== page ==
• This collection of essays traces the evolution of feminist pedagogy over the past twenty years, exploring both its theoretical and its practical dimensions. Feminist pedagogy is defined as a set of epistemological assumptions, teaching strategies, approaches to content, classroom practices, and teacher-student relationships grounded in feminist theory. To apply this philosophy in the classroom, the editors maintain that feminist scholars must critically engage in dialogue and reflection about both what and how they teach, as well as how who they are affects how they teach. In identifying the themes and tensions within the field and in questioning why feminist pedagogy is particularly challenging in some educational environments, these articles illustrate how and why feminist theory is practiced in all kinds of classrooms. In exploring feminist pedagogy in all its complexities, the contributors identify the practical applications of feminist theory in teaching practices, classroom dynamics, and student-teacher relationships. This volume will help readers develop theoretically grounded classroom practices informed by the advice and experience of fellow practitioners and feminist scholars.

MacDonald, A., & Sánchez-Casal, S. (2002). Twenty-First-Century Feminist Classrooms: Pedagogies of Identity and Difference. Palgrave Macmillan. 

  • This book is centrally concerned with crucial theoretical and practical aspects of teaching in the national and global borderlands of gender, race, and sexuality studies. The cross-cultural feminist focus of this anthology allows the contributors to consider the various ways in which global and national frameworks intersect in the classroom and in students’ thinking, and also the ways in which power and authority are developed, directed, and deployed in the feminist classroom. This volume provides a critical elaboration of provocative, self-reflexive questions for feminist cultural and intellectual practice for the 21st century. In doing so, the volume provides a site for engaged feminist self-criticism for the specific purpose of reinvigorating a critical pedagogical practice grounded in multicultural feminist identities.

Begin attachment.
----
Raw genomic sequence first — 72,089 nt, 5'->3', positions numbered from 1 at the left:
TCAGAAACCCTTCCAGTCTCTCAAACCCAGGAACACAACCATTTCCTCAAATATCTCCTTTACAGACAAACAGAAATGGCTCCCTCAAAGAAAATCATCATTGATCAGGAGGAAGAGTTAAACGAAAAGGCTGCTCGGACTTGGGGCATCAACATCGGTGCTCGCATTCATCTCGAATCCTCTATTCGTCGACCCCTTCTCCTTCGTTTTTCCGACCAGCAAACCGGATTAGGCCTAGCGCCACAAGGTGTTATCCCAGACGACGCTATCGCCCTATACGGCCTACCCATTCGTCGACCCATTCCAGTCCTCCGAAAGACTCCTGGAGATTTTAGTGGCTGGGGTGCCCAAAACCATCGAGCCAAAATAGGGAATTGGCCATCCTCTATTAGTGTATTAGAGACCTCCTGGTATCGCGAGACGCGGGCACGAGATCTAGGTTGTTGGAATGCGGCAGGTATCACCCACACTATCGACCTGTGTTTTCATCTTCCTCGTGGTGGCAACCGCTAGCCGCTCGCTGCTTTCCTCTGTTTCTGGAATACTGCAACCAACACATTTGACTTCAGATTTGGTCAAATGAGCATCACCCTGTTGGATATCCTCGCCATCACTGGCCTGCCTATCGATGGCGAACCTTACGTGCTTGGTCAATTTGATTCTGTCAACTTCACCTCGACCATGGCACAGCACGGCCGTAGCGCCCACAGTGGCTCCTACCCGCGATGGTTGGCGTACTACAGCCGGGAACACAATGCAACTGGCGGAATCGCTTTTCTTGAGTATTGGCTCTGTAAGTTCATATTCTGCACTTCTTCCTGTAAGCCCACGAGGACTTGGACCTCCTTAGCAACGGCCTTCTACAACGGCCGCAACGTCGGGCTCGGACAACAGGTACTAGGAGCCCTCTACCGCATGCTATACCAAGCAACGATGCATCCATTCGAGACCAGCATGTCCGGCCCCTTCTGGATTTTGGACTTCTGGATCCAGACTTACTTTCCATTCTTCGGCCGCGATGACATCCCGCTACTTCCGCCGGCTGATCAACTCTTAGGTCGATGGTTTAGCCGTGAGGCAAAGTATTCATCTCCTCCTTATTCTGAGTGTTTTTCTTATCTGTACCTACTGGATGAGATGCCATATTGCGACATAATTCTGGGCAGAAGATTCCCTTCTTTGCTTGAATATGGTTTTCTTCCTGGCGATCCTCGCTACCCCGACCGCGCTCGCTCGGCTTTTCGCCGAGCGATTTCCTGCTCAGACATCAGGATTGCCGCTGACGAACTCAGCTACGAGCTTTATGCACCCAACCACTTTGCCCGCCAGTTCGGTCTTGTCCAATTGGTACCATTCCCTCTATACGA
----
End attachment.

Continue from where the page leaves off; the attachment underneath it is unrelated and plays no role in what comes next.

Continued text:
Naples, N. A., & Bojar, K. (2002). Teaching Feminist Activism: Strategies from the Field. Routledge. 

  • From theoretical analysis to practical teaching tools, an indispensable guide for educators seeking to link feminist theory and activism to their teaching. Included are web sites, videos, recommended texts, and additional course outlines.

Nowik, C. (2018). “Why Faculty Members Need to Explain Feminist Pedagogy,” Inside Higher Ed.

  • Discusses how feminist pedagogy drives Nowik’s decision making: “Three primary assumptions underpin my teaching: 1) that a power structure promoting agency and collective responsibility is the best environment for learning, 2) that community development is essential to individual growth and development in the writing classroom, and 3) that the development of good thinking is essential to liberty.”

Portuges, C., & Culley, M. (2014). Gendered Subjects: the Dynamics of Feminist Teaching. Routledge.

  • Gendered Subjects combines a number of classic statements on feminist pedagogy from the 1970s with recent original essays making significant and original contributions to the field. As the new scholarship on women has changed the content and structure of knowledge in every field, so this collection aims to mirror this impact on feminist pedagogy, with articles ranging from broad theoretical perspectives on the realities of the classroom to international explorations on how race, gender and class, and political orientation inform feminist enquiry.